WASHINGTON, March 28, 2012 -Critics of antibiotic use in animal agriculture for growth promotion purposes praised a New York federal judge for ordering the Food and Drug Administration (FDA) to follow through on a notice it issued 35 years ago announcing an opportunity for public hearings on proposals to end routine use of penicillin and tetracycline in animal feed.

The Animal Health Institute (AHI) said the decision could delay FDA’s process of eliminating subtherapeutic use of medically-important antibiotics, a process backed by animal drug makers.

“FDA has said the collaborative, stakeholder process is a more efficient way of achieving these goals than the process being forced by the court,” said Ron Phillips, vice president of legislative and public affairs of AHI. “It is unfortunate that time and resources will now be diverted to responding to the court decision.”

In a statement to Agri-Pulse, FDA said it was “studying the opinion and considering appropriate next steps.” The ruling stems from 1977 when FDA, concerned that the long-term use of antimicrobial drugs in food-producing animals posed a threat to human health, set in motion a regulatory process to discontinue the use of penicillin and tetracyclines for growth promotion and/or feed efficiency. FDA granted requests for hearings on the proposals, but never held them.

Judge Theodore Katz’ ruling stems from a lawsuit brought last year by a coalition of consumer advocacy groups suing the FDA over its inaction. While the decision doesn’t require the agency to ban subtherapeutic use of antibiotics, it does require the agency to complete the process it initiated in the late 70s.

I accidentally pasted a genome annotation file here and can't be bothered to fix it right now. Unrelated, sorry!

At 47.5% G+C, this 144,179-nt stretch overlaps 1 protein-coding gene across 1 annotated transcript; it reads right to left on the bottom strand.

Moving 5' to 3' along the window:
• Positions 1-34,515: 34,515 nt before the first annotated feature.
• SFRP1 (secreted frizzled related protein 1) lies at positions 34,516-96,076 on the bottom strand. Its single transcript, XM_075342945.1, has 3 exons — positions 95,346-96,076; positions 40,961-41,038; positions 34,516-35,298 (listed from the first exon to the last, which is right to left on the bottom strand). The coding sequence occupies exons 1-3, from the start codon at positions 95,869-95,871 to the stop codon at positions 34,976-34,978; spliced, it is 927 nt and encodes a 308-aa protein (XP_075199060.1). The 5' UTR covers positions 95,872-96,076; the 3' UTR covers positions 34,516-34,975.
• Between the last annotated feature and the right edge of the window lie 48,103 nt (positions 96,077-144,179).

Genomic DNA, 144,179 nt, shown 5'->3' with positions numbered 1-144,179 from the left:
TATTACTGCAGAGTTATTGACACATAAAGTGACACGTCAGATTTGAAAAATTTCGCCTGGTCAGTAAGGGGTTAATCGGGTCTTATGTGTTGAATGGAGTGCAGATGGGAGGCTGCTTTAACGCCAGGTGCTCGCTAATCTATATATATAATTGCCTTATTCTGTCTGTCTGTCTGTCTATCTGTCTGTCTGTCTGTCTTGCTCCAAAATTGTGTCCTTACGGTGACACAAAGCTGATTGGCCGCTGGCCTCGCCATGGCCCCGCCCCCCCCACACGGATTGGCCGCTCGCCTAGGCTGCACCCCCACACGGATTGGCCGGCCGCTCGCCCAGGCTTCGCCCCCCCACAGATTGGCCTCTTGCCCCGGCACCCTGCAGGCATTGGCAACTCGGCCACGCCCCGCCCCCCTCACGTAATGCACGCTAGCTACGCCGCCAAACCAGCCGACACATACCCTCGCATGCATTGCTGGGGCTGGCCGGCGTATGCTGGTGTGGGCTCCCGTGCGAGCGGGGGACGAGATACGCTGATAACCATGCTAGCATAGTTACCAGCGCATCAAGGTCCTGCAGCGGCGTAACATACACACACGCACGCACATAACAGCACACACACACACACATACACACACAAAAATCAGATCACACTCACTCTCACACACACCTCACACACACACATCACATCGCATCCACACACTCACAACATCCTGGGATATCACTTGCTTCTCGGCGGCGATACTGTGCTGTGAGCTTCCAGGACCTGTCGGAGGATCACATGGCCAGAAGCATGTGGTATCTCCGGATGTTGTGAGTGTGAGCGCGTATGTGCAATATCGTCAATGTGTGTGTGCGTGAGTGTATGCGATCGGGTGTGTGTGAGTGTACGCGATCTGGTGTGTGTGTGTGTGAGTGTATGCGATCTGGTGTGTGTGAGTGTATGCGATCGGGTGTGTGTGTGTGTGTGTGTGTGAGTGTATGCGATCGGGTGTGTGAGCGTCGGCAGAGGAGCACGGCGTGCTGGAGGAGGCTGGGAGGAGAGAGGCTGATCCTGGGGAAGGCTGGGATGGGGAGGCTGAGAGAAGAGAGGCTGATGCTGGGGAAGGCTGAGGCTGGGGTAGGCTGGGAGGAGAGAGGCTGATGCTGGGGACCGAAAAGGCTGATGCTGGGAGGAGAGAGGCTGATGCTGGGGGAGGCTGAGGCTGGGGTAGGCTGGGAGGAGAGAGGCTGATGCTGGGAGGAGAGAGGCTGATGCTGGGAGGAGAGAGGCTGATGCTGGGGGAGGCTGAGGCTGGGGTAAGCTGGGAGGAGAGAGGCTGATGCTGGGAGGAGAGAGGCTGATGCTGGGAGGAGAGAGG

“It’s about time,” said Rep. Louise Slaughter, D-N.Y., chief sponsor of the Preservation of Antibiotics for Medical Treatment Act. “The FDA has been dragging its feet on this for 35 years. We’ve all known that this is a public health issue for quite some time . . . The evidence for ending the daily dosing of antibiotics to otherwise healthy animals is overwhelming. I’m pleased to finally see some progress and I can only hope that we see swift action from the FDA on this looming crisis,” she said.

“For more than two years, FDA has articulated a goal of eliminating subtherapeutic use and extending veterinary oversight using a collaborative, stakeholder process. The judge’s opinion makes it clear that FDA’s voluntary approach ‑ letting the industry police itself ‑ does not satisfy its legal obligations,” said Avinash Kar, an attorney with the Natural Resources Defense Council, the lead plaintiff in the suit.



Original story printed in March 28, 2012 Agri-Pulse Newsletter.

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